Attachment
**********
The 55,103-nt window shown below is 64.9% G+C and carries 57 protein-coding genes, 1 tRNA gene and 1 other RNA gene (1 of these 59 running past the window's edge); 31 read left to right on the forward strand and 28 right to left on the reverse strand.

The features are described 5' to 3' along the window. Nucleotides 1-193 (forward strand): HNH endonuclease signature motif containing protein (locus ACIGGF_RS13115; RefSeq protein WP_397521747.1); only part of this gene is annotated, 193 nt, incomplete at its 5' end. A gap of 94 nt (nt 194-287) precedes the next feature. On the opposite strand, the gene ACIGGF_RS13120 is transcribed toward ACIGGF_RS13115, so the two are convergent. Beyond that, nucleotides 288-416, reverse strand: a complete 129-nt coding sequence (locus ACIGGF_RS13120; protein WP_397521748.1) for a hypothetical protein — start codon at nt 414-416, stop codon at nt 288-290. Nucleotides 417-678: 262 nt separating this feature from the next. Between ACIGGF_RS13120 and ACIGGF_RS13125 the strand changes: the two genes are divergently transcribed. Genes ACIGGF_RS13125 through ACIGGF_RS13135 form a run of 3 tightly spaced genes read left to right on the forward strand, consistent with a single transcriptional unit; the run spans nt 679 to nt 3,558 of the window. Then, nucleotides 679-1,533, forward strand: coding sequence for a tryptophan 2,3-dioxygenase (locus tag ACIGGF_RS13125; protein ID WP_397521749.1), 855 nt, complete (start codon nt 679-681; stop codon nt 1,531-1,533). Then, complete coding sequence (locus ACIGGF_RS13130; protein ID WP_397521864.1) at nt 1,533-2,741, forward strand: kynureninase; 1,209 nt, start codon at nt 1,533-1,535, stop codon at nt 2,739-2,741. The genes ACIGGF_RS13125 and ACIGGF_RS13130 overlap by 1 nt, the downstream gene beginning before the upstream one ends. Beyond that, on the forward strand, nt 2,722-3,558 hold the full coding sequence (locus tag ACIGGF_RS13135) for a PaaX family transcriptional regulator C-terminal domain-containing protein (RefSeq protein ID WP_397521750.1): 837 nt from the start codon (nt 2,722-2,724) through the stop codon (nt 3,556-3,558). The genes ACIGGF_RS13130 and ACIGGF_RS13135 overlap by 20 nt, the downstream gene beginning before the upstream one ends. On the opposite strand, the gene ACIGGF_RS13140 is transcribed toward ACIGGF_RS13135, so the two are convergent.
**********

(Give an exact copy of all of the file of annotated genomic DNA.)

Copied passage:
The 55,103-nt window shown below is 64.9% G+C and carries 57 protein-coding genes, 1 tRNA gene and 1 other RNA gene (1 of these 59 running past the window's edge); 31 read left to right on the forward strand and 28 right to left on the reverse strand.

The features are described 5' to 3' along the window. Nucleotides 1-193 (forward strand): HNH endonuclease signature motif containing protein (locus ACIGGF_RS13115; RefSeq protein WP_397521747.1); only part of this gene is annotated, 193 nt, incomplete at its 5' end. A gap of 94 nt (nt 194-287) precedes the next feature. On the opposite strand, the gene ACIGGF_RS13120 is transcribed toward ACIGGF_RS13115, so the two are convergent. Beyond that, nucleotides 288-416, reverse strand: a complete 129-nt coding sequence (locus ACIGGF_RS13120; protein WP_397521748.1) for a hypothetical protein — start codon at nt 414-416, stop codon at nt 288-290. Nucleotides 417-678: 262 nt separating this feature from the next. Between ACIGGF_RS13120 and ACIGGF_RS13125 the strand changes: the two genes are divergently transcribed. Genes ACIGGF_RS13125 through ACIGGF_RS13135 form a run of 3 tightly spaced genes read left to right on the forward strand, consistent with a single transcriptional unit; the run spans nt 679 to nt 3,558 of the window. Then, nucleotides 679-1,533, forward strand: coding sequence for a tryptophan 2,3-dioxygenase (locus tag ACIGGF_RS13125; protein ID WP_397521749.1), 855 nt, complete (start codon nt 679-681; stop codon nt 1,531-1,533). Then, complete coding sequence (locus ACIGGF_RS13130; protein ID WP_397521864.1) at nt 1,533-2,741, forward strand: kynureninase; 1,209 nt, start codon at nt 1,533-1,535, stop codon at nt 2,739-2,741. The genes ACIGGF_RS13125 and ACIGGF_RS13130 overlap by 1 nt, the downstream gene beginning before the upstream one ends. Beyond that, on the forward strand, nt 2,722-3,558 hold the full coding sequence (locus tag ACIGGF_RS13135) for a PaaX family transcriptional regulator C-terminal domain-containing protein (RefSeq protein ID WP_397521750.1): 837 nt from the start codon (nt 2,722-2,724) through the stop codon (nt 3,556-3,558). The genes ACIGGF_RS13130 and ACIGGF_RS13135 overlap by 20 nt, the downstream gene beginning before the upstream one ends. On the opposite strand, the gene ACIGGF_RS13140 is transcribed toward ACIGGF_RS13135, so the two are convergent.